History of the Periodic Table

Early Attempts to Classify the Elements

Before the discovery of subatomic particles (protons, neutrons and electrons), scientists attempted to arrange the elements based on their atomic mass. By using the atomic mass of the element, they were ignoring the element’s chemical properties. So, some elements were placed in the wrong groups.

In the earlier models, there were gaps. Scientists tried to force elements into these gaps during the sorting process. As a result, the earlier models of the periodic table were very incomplete.

Mendeleev’s Periodic Table

In 1869, a Russian chemist called Dmitri Mendeleev created the first modern periodic table. He did this as a way to organise elements by their properties. Mendeleev arranged the elements in order of increasing atomic mass. However, he also took into account the chemical and physical properties of the elements and their compounds.

Mendeleev identified patterns with chemically similar elements, as they naturally fell into the same columns. This made it easier to predict the properties of new elements. He also changed the order of elements when possible to fit the pattern. This made it much easier to find elements with similar properties.

  • At that time, the discovery of protons was not known and Mendeleev had to make predictions based on the properties of the surrounding elements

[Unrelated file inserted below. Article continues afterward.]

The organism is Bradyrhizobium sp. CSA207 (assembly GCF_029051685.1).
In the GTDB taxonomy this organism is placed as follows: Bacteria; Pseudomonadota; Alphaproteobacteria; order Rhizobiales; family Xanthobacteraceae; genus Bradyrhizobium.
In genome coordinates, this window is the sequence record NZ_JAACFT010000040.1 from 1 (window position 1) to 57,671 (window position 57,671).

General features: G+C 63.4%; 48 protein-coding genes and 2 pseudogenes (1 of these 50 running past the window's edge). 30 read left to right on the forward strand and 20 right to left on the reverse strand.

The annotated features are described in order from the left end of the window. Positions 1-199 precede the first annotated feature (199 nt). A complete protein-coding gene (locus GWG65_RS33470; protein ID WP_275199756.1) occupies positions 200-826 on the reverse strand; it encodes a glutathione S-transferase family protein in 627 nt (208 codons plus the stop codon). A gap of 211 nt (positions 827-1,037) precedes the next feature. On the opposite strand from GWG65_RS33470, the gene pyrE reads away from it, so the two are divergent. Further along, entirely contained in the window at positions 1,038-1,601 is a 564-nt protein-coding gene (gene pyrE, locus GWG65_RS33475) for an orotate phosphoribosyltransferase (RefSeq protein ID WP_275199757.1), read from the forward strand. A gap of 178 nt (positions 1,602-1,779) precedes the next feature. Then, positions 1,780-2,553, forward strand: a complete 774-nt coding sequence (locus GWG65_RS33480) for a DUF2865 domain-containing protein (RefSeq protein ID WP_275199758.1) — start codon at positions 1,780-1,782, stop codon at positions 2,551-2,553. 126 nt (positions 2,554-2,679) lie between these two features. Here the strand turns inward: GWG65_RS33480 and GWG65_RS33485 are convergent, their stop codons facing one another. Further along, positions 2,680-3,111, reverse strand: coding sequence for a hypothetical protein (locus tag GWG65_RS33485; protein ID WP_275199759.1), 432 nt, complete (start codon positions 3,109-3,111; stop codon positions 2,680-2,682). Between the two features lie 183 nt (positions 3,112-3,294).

Elements in the modern periodic table are arranged in order of increasing atomic number, which is the number of protons in the nucleus of an atom.

This arrangement provides a more accurate representation of the elements, as it eliminates the confusion caused by the existence of isotopes.

Gaps in Periodic Table

Mendeleev left gaps for the elements that had not yet been discovered at that time. He realised that he could predict the properties of the undiscovered elements by looking at trends and the properties of elements near the gap.

  • For example, he predicted the properties of ‘eka-silicon’, which is now known as germanium.

Mendeleev’s approach proved to be successful as the discovery of these missing elements confirmed his predictions.

Swapping elements

Dmitri Mendeleev’s was flexible when arranging the elements, as he did not always strictly follow the rule of increasing relative atomic mass.

For example, despite tellurium (Te) having a higher relative atomic mass, Mendeleev placed iodine (I) after it. This is because its properties aligned more closely with its group elements (chlorine, fluorine, and bromine). Tellurium was placed after sulfur, oxygen, and selenium, which it closely resembled.